At Goshen Middle School in Goshen, Ohio, students are greeted each morning not just by teachers and staff, but also by Meg, a 2-year-old golden retriever.
Meg has become such a key member of the Goshen community since joining the school as a trained facility dog last year that, according to her handler Kelly DeNu, she's considered a staff member in her own right.
Like other staff members at Goshen, Meg even got the opportunity recently to sit for a yearbook photo.
DeNu, who is also a seventh-grade math teacher at Goshen, said Meg is as friendly as she looks. "The face you saw on her yearbook photo? That's her all the time," she said.
Meg, who was named after the actress Meg Ryan, is one of two facility dogs with Goshen Local School District and has quickly settled into her job as a skilled facility dog at the middle school. She is a purebred golden retriever who was trained by the nonprofit Circle Tail to be a service animal, according to DeNu.
"She was so social and had so much love to give, but yet still had this skill -- they decided, well, she needs to be with a lot of people, she needs to be a facility dog for a school, and so that was how her career was made," DeNu, who also received training from Circle Tail, told "Good Morning America."
On weekdays, DeNu said she brings Meg with her to work, and in the mornings, Meg will go around to different classrooms and greet everyone with what's called her "golden growl."
"She grabs her stuffy animal and she goes up and down in the seventh-grade hallway, every single teacher, and she just does like a little whine which says good morning to everyone," DeNu recounted. "I thought she was crying and then I looked it up. It's a thing golden retrievers do, called the golden growl and she only does it in the morning and she only does it when she's excited to see her teachers every morning."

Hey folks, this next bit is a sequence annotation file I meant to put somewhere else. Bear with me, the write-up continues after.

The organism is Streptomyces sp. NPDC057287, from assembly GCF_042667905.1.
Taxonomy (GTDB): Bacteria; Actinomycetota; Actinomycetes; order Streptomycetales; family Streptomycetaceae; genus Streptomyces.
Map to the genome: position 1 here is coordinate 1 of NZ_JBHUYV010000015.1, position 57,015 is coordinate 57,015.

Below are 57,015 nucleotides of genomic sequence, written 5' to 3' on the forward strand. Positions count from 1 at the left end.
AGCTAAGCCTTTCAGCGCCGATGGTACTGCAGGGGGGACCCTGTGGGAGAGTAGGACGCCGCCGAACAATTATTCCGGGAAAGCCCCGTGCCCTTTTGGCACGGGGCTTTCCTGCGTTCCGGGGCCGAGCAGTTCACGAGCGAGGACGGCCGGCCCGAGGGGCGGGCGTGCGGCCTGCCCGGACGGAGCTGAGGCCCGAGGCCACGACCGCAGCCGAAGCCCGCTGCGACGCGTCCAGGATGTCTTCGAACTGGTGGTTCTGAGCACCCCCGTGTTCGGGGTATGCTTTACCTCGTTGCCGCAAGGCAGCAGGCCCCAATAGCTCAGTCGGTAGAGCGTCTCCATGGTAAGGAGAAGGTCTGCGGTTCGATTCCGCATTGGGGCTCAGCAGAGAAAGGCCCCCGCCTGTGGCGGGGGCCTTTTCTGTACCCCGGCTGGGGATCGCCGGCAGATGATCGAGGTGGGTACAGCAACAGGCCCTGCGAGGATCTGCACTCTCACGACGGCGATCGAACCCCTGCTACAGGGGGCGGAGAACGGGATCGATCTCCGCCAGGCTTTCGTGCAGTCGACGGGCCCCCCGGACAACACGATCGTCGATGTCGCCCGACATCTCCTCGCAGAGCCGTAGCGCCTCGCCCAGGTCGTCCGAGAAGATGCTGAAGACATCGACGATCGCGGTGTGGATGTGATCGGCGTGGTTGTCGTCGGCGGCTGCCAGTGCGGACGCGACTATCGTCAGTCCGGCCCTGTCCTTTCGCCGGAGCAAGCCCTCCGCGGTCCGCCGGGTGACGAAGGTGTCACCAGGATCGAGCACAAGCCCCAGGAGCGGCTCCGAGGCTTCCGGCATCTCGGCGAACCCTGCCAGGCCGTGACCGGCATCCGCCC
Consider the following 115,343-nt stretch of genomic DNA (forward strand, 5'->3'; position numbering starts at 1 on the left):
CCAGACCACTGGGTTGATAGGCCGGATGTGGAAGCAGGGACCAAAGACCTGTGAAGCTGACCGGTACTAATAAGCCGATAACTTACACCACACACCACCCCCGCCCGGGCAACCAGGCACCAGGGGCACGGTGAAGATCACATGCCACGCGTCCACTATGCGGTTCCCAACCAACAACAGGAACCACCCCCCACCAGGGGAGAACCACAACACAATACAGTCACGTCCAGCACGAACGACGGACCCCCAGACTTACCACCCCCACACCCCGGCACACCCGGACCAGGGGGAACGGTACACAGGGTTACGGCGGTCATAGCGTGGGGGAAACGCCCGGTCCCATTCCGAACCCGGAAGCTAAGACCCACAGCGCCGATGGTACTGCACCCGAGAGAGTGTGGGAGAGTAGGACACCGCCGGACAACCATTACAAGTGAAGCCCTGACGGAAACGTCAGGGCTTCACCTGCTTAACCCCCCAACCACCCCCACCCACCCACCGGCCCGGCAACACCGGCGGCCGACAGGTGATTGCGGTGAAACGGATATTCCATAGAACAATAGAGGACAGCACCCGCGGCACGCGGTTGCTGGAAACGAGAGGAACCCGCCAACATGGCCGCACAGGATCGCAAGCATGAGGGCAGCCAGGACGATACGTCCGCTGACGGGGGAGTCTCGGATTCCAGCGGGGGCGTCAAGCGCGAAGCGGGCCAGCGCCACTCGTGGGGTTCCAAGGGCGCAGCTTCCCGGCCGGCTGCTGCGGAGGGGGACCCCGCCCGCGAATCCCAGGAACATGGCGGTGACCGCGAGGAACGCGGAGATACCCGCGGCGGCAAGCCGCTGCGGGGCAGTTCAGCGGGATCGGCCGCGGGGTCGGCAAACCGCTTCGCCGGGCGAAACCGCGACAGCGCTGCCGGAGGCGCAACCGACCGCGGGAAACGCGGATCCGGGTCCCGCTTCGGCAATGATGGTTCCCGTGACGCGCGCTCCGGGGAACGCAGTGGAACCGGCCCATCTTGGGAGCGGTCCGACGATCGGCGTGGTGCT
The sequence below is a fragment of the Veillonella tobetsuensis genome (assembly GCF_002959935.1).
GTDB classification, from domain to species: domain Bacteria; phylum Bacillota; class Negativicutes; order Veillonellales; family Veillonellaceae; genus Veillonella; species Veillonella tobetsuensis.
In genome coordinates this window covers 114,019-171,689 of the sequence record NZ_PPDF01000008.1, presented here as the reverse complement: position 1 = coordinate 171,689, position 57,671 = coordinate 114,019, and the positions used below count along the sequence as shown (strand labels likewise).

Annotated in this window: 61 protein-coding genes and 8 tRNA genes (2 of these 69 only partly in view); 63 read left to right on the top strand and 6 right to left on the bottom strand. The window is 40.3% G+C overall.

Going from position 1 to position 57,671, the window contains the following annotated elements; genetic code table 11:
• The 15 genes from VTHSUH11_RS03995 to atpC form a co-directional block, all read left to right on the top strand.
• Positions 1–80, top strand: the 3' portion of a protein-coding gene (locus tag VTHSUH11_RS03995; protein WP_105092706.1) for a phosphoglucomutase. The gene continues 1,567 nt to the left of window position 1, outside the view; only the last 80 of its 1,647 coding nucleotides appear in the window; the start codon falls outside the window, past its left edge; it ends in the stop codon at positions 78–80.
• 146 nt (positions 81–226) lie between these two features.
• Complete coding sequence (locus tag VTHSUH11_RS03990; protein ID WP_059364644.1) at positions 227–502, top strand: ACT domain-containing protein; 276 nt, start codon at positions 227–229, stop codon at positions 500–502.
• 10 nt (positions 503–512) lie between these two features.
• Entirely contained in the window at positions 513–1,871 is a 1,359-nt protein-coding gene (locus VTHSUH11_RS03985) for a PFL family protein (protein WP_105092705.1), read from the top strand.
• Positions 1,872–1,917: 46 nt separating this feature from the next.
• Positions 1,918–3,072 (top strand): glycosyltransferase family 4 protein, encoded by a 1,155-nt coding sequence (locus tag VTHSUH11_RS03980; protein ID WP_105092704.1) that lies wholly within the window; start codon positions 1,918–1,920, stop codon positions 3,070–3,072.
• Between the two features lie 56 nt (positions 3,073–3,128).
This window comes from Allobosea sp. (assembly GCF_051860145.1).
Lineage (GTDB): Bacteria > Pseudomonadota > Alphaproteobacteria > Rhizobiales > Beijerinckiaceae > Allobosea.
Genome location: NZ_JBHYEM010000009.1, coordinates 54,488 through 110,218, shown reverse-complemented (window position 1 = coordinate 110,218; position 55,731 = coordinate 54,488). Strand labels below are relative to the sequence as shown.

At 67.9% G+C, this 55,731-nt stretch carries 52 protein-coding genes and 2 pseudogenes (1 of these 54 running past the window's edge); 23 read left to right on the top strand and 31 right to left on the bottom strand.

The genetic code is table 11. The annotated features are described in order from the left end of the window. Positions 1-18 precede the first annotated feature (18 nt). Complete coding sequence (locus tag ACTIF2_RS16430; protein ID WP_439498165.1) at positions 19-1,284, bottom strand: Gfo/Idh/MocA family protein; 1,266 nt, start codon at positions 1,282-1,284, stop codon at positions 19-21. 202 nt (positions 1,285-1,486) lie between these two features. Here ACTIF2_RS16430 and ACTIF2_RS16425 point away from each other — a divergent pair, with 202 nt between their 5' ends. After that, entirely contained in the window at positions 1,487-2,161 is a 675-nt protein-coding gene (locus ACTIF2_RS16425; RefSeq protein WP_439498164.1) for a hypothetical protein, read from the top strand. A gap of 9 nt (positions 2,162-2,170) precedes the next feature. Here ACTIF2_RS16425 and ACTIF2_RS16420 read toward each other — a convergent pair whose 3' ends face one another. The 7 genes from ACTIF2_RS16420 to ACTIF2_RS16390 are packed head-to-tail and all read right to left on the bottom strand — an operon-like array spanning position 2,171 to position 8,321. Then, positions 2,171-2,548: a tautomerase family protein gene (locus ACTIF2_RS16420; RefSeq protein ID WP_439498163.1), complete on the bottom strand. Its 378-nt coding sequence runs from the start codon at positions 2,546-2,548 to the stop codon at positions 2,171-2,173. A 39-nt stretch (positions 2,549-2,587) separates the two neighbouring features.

Goshen students can scan a QR code and request to see Meg to pet her or receive hugs from the pooch during their school days, in addition to Meg's regular rounds in school classrooms and events. Another handler, Jen Phillips, also brings Meg to other classrooms when DeNu is teaching.
Meg's work also includes interactions with special education students at the middle school. "We have Meg visit certain classrooms, for those students to support them and work on their social skills and they're helping to support them emotionally, which is great as well," Goshen Middle School principal Wendy Flynn told "GMA."
DeNu and Flynn both say the reception to Meg among Goshen students and staff has so far been overwhelmingly positive, and district staffers are planning to add a third facility dog at another local school in the near future.
"It all begins with trying to take care of the whole child and make a great learning environment for kids," Darrell Edwards, the superintendent of Goshen Local School District, said. "We know that a lot of kids in today's world, they need a little extra support and a little extra care to remove any barriers to their academic learning, and Meg helps our whole team of staff do that."